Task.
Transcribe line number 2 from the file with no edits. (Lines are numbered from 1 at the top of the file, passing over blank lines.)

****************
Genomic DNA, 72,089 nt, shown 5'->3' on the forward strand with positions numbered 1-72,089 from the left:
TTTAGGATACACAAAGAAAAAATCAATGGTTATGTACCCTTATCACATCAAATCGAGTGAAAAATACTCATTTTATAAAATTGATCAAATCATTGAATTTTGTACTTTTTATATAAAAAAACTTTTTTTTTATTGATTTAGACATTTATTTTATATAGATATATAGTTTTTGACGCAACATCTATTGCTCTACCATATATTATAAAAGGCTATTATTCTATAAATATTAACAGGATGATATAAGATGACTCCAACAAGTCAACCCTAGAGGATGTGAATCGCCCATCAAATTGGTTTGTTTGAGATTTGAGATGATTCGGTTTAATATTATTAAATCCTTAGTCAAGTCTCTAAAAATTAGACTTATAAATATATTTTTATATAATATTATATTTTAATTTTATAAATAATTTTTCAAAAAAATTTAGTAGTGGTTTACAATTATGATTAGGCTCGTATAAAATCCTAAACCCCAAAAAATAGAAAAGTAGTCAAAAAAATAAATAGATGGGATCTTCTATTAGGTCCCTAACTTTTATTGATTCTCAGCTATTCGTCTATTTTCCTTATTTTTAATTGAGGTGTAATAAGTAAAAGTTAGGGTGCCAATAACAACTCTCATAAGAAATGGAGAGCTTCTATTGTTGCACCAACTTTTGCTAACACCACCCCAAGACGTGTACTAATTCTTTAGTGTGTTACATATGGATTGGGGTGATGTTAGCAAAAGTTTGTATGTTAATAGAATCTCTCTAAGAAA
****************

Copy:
TTTAGGATACACAAAGAAAAAATCAATGGTTATGTACCCTTATCACATCAAATCGAGTGAAAAATACTCATTTTATAAAATTGATCAAATCATTGAATTTTGTACTTTTTATATAAAAAAACTTTTTTTTTATTGATTTAGACATTTATTTTATATAGATATATAGTTTTTGACGCAACATCTATTGCTCTACCATATATTATAAAAGGCTATTATTCTATAAATATTAACAGGATGATATAAGATGACTCCAACAAGTCAACCCTAGAGGATGTGAATCGCCCATCAAATTGGTTTGTTTGAGATTTGAGATGATTCGGTTTAATATTATTAAATCCTTAGTCAAGTCTCTAAAAATTAGACTTATAAATATATTTTTATATAATATTATATTTTAATTTTATAAATAATTTTTCAAAAAAATTTAGTAGTGGTTTACAATTATGATTAGGCTCGTATAAAATCCTAAACCCCAAAAAATAGAAAAGTAGTCAAAAAAATAAATAGATGGGATCTTCTATTAGGTCCCTAACTTTTATTGATTCTCAGCTATTCGTCTATTTTCCTTATTTTTAATTGAGGTGTAATAAGTAAAAGTTAGGGTGCCAATAACAACTCTCATAAGAAATGGAGAGCTTCTATTGTTGCACCAACTTTTGCTAACACCACCCCAAGACGTGTACTAATTCTTTAGTGTGTTACATATGGATTGGGGTGATGTTAGCAAAAGTTTGTATGTTAATAGAATCTCTCTAAGAAA